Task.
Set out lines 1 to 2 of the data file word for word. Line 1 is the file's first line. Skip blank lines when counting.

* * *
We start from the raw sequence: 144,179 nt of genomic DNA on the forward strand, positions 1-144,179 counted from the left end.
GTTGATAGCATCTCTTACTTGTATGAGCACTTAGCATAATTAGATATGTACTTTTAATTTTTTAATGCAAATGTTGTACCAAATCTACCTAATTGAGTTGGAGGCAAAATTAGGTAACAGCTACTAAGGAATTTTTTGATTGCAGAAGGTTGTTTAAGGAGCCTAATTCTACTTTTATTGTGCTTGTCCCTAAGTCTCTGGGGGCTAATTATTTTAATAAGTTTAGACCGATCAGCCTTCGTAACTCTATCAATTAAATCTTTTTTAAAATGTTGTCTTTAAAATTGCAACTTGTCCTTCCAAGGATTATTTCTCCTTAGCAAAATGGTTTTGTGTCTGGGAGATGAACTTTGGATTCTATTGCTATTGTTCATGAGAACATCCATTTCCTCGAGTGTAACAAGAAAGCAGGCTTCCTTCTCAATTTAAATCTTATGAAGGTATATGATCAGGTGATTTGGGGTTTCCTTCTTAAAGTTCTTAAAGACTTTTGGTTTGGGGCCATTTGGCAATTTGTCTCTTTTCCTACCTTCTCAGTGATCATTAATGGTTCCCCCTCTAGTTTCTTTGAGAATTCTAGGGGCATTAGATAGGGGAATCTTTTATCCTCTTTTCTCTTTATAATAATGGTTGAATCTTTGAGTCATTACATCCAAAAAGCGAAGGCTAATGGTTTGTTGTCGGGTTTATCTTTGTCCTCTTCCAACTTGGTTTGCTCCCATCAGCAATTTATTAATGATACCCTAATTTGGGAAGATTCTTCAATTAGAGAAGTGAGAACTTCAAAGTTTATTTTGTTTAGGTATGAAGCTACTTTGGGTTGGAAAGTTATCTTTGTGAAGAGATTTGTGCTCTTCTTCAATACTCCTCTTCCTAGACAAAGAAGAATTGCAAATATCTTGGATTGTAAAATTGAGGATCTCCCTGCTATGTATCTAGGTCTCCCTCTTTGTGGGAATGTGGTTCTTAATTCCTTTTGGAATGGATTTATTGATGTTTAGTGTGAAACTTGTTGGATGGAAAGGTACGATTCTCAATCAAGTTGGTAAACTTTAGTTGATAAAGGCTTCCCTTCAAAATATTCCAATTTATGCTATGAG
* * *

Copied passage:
We start from the raw sequence: 144,179 nt of genomic DNA on the forward strand, positions 1-144,179 counted from the left end.
GTTGATAGCATCTCTTACTTGTATGAGCACTTAGCATAATTAGATATGTACTTTTAATTTTTTAATGCAAATGTTGTACCAAATCTACCTAATTGAGTTGGAGGCAAAATTAGGTAACAGCTACTAAGGAATTTTTTGATTGCAGAAGGTTGTTTAAGGAGCCTAATTCTACTTTTATTGTGCTTGTCCCTAAGTCTCTGGGGGCTAATTATTTTAATAAGTTTAGACCGATCAGCCTTCGTAACTCTATCAATTAAATCTTTTTTAAAATGTTGTCTTTAAAATTGCAACTTGTCCTTCCAAGGATTATTTCTCCTTAGCAAAATGGTTTTGTGTCTGGGAGATGAACTTTGGATTCTATTGCTATTGTTCATGAGAACATCCATTTCCTCGAGTGTAACAAGAAAGCAGGCTTCCTTCTCAATTTAAATCTTATGAAGGTATATGATCAGGTGATTTGGGGTTTCCTTCTTAAAGTTCTTAAAGACTTTTGGTTTGGGGCCATTTGGCAATTTGTCTCTTTTCCTACCTTCTCAGTGATCATTAATGGTTCCCCCTCTAGTTTCTTTGAGAATTCTAGGGGCATTAGATAGGGGAATCTTTTATCCTCTTTTCTCTTTATAATAATGGTTGAATCTTTGAGTCATTACATCCAAAAAGCGAAGGCTAATGGTTTGTTGTCGGGTTTATCTTTGTCCTCTTCCAACTTGGTTTGCTCCCATCAGCAATTTATTAATGATACCCTAATTTGGGAAGATTCTTCAATTAGAGAAGTGAGAACTTCAAAGTTTATTTTGTTTAGGTATGAAGCTACTTTGGGTTGGAAAGTTATCTTTGTGAAGAGATTTGTGCTCTTCTTCAATACTCCTCTTCCTAGACAAAGAAGAATTGCAAATATCTTGGATTGTAAAATTGAGGATCTCCCTGCTATGTATCTAGGTCTCCCTCTTTGTGGGAATGTGGTTCTTAATTCCTTTTGGAATGGATTTATTGATGTTTAGTGTGAAACTTGTTGGATGGAAAGGTACGATTCTCAATCAAGTTGGTAAACTTTAGTTGATAAAGGCTTCCCTTCAAAATATTCCAATTTATGCTATGAG